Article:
The biggest question asked through out history is exactly how long does Christianity stretch back to? When did it segregate its self from the Jewish faith and become its own faith? At the end of 2011, the Biblical Archaeology Review, drafted a paper known as Crossing The Holy Land, where it stated that new archaeological discoveries of churches are vital with answering those questions. However, the burning question is when did Christianity first begin to build these ancient churches? Early Christian gathering places where not done in churches as first suspected, but were actually performed in peoples houses, which is what is making it so difficult to answer this question. Even as the Christian faith gathered more followers, distrust and persecution by their bloodthirsty Romans counterparts forced this fledgling faith deep underground.
However, this situation was soon to change, when in 313 A.D. the emperor Constantine ruled that Christianity was to be made a recognised religion of the Roman Empire. With this came the building of large public structures, or churches, to serve the needs of Christians. Relics of these forgotten churches are now showing up in Biblical archaeology digs across the globe, aiding scholars to answer the eternal question of how old is Christianity in such places as Turkey and Egypt? And when did this faith start to spread beyond the Israeli an borders throughout Rome?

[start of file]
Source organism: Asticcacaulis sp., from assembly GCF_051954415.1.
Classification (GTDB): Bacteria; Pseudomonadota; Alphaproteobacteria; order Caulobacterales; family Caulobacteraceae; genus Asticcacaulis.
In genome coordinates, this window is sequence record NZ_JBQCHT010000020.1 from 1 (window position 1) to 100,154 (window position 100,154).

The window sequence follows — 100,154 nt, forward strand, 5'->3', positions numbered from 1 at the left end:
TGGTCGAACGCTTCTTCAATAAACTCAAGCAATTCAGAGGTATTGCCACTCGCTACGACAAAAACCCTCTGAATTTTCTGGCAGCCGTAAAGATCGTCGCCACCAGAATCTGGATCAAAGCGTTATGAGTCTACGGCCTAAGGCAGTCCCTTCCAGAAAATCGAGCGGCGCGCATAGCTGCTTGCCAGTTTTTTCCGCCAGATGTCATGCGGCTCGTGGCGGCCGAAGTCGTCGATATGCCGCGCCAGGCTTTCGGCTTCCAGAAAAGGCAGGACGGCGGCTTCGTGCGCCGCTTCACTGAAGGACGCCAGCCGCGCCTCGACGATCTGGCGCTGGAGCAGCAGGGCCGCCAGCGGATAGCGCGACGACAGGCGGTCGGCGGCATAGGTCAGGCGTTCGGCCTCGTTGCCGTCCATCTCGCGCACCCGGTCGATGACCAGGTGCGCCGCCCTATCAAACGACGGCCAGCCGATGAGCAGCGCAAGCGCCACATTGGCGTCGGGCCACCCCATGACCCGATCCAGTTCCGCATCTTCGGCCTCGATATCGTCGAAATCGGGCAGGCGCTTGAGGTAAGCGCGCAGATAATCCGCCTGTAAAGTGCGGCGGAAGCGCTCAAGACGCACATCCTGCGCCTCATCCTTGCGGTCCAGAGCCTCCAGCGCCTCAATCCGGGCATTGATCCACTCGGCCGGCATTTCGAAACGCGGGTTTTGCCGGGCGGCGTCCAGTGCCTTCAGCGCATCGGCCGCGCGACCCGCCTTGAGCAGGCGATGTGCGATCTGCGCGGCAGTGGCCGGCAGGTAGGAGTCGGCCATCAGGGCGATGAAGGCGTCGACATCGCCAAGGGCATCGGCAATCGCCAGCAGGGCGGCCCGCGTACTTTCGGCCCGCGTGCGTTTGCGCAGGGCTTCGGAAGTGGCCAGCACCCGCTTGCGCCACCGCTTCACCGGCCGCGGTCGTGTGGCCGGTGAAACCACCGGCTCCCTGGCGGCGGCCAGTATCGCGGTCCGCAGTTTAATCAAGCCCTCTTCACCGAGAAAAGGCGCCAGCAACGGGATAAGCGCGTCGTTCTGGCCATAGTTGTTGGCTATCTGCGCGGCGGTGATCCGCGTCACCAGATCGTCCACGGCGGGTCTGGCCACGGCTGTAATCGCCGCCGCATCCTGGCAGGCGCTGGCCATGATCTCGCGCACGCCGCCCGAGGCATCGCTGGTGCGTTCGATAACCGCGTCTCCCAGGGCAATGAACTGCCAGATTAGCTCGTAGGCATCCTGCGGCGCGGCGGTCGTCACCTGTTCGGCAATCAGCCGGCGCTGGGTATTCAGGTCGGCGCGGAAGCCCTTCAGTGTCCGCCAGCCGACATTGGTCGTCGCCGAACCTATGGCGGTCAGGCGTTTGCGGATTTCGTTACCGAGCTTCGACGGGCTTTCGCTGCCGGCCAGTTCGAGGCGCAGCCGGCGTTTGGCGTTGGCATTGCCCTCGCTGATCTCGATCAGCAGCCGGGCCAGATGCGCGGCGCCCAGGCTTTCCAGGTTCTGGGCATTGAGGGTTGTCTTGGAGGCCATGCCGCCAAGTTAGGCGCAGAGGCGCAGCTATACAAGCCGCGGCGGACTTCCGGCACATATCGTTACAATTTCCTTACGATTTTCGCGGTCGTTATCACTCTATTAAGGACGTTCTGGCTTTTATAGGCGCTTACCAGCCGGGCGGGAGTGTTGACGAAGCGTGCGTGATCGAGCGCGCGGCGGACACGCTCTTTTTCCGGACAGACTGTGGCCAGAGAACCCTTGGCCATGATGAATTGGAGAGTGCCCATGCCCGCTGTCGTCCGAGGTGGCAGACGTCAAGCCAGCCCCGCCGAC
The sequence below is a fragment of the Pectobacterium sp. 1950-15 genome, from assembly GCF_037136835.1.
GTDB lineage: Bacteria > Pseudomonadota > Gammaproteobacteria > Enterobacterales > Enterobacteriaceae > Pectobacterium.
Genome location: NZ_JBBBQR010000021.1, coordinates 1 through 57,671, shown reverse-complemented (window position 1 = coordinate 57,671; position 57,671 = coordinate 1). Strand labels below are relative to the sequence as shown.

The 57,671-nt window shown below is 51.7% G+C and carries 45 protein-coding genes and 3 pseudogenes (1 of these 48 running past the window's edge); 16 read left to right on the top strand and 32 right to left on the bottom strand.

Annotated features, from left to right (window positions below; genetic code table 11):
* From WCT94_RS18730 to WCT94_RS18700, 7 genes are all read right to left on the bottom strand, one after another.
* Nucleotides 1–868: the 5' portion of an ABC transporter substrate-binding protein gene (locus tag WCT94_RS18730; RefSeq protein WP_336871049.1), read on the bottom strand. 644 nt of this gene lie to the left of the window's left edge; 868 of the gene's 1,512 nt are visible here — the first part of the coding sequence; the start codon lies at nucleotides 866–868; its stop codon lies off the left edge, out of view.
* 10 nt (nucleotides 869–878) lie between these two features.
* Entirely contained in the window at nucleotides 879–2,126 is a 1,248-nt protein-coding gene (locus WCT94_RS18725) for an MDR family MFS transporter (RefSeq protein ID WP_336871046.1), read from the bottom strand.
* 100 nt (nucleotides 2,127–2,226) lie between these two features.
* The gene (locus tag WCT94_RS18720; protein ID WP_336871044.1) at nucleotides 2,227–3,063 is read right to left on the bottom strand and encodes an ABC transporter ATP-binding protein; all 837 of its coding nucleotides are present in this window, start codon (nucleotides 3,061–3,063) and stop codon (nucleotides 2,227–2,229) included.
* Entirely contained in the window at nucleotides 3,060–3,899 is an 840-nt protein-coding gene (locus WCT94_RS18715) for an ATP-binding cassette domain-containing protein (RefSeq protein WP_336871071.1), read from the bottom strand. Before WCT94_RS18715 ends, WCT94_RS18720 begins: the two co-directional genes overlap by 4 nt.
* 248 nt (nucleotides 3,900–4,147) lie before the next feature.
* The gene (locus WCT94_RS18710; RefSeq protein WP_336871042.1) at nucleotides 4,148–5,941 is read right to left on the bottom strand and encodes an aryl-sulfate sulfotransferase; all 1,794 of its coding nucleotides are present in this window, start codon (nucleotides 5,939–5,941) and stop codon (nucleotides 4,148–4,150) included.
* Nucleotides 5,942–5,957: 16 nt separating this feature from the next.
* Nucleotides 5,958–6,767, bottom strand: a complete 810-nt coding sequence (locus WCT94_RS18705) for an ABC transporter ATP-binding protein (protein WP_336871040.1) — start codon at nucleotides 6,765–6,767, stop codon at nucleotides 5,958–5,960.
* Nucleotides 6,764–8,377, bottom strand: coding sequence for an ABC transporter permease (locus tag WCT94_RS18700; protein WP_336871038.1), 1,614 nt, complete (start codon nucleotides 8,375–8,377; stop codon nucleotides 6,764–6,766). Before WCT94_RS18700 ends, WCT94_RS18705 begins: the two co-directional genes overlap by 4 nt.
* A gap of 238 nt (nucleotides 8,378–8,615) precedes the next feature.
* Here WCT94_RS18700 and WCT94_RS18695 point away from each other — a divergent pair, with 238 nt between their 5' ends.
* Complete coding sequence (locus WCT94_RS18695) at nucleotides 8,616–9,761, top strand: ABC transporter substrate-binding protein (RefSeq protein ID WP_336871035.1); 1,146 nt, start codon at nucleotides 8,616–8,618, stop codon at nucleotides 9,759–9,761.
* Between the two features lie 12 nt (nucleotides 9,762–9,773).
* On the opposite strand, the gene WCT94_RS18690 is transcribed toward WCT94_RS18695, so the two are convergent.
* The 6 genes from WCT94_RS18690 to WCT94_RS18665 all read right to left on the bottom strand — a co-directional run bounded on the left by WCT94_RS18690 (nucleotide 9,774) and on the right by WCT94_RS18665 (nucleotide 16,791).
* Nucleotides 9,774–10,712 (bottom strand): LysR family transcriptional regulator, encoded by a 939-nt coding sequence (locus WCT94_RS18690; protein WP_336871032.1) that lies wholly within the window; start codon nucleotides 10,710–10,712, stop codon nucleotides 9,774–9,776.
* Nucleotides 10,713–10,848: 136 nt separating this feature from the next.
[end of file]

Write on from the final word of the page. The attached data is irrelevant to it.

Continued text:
In 2011 the Israel Antiquities Authority announced some archaeology findings of biblical nature, such as a Byzantine Church at Horvat Midras Jerusalem. The building, that was used as a church, was among several new discoveries at the dig, and was found inside an earlier Jewish area. The highlight is the mosaic carpeting. The geometric designs and depictions of such things as fishes, peacocks, lions and foxes are sublime in the level of craftsmanship and preservation.
So there you have it readers, a quick run through of a faith that has lasted hundreds of years, and no doubt many more to come.